As the car screeches to a halt at a traffic signal in the Iranian capital Tehran, children below 10 crowd the vehicle, trying their best to sell items like fresh flowers, microfiber towels, perfumes, face masks and disinfectants at a discount.
Wearing oversized unkempt clothes, these children try every marketing technique to sell their products to eke out a living.
Forced child labour in Iran: an epidemic in itself
The phenomenon of forced child labor has assumed alarming proportions in Iran over recent years due to the recession accelerated by the tougher US sanctions, say experts
The oil-rich country, ranking third in terms of energy reserves, houses around 1.7 million child labourers, according to the UN data.
According to the Iranian parliament’s research center, around three million or 22% of children in Iran under the age of 18 are not enrolled in schools. Half of them are engaged in various works.
#Iran: Child Labour in Waste Management: The Worst Kind of Exploitation!
Whilst child labour is being eliminated from the rest of the world, it is continuing to grow in Iran; in Tehran and many metropolitan cities, children are commonly seen collecting…https://t.co/eL9hXH9jEY pic.twitter.com/5mniHu11nJ
— NCRI-FAC (@iran_policy) June 4, 2018
Abdolreza Fooladvand, head of the education department in Tehran, believes that around 140,000 children are not enrolled in schools in the country.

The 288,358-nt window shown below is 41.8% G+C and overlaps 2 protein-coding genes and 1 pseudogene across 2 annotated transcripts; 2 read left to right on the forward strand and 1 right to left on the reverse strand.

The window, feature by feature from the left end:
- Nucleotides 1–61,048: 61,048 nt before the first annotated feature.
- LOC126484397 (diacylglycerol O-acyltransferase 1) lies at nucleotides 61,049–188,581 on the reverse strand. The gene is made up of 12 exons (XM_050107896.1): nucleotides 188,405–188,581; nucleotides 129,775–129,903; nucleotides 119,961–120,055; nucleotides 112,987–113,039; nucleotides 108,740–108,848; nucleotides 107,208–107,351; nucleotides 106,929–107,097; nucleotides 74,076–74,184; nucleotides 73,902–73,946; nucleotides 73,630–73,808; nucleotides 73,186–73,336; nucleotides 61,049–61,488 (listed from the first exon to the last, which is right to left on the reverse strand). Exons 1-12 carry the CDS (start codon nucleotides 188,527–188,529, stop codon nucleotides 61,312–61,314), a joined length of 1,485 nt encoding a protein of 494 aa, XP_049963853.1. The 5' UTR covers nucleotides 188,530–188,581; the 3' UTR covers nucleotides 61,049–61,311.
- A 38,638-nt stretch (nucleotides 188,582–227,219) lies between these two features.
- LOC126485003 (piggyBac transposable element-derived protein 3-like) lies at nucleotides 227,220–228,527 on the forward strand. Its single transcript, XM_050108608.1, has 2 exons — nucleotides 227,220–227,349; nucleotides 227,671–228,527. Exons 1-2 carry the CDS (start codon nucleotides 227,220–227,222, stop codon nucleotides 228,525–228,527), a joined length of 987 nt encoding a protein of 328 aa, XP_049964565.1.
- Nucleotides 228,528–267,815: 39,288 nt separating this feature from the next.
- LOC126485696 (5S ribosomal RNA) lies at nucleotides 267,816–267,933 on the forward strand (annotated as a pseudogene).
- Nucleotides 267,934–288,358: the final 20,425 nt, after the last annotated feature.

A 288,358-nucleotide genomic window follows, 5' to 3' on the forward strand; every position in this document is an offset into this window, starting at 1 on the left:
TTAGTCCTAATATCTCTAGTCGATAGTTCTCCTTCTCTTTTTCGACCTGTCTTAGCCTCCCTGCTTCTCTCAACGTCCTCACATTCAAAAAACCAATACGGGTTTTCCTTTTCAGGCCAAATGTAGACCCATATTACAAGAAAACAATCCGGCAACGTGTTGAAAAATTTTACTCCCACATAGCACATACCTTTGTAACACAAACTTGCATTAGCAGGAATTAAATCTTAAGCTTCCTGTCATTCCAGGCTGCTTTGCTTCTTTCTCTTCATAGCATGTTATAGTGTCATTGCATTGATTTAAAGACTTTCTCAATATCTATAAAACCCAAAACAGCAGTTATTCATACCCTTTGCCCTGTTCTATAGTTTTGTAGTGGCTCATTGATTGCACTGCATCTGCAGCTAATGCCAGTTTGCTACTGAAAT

Iran not following international conventions
While Iran is not a signatory to international conventions setting a minimum age for work, it has its laws to prevent children from working until the age of 15. The fundamental conventions of the International Labor Organization (ILO) have also set 15 years as the age for normal work at 18 years for hazardous work.
According to experts, there is vagueness in the child labor law adopted by Iran as it excludes domestic work, which means children can be employed despite the child labor convention.
The mechanism to oversee the implementation of the law, especially preventing young children from toiling in the sweltering summer heat, is also lacking, say experts.
Child labour more rampant among Afghan refugees
The menace of child labor is more prominent among Afghan refugees. Fooladvand said around 81% of children engaged in labor in Iran are foreign nationals, mostly Afghan refugees.
Most of these Afghan children live in the slums of south Tehran, a less-expensive and heavily crowded area of the capital city.
They travel to different parts of the city, mostly bus stations, subways, traffic crossings, and sell an assortment of products – flowers, chewing gums, socks, and even poems of 14h century famous Persian poet Muḥammad Ḥafeẓ-e Shirazi known by his pen name Hafez.
Eight-year-old Nazari takes a bus every morning to reach the Azadi junction west of Tehran with his wares where people take buses to travel to other cities and provinces.
“I do it almost every day for the past two years and return to my home with empty stomach,” said the eight-year-old Afghan boy, who is eldest among three siblings. His parents had left Afghanistan over a decade ago. Nazari and his siblings were born in Iran. Two years ago, his parents got separated, leaving the burden to earn living on little Nazari.
“My mother also works but it is not enough to survive,” he said, sitting on a pavement, outside the Azadi Bus Junction.
“I wanted to study but if I study who will earn for the family, “he said.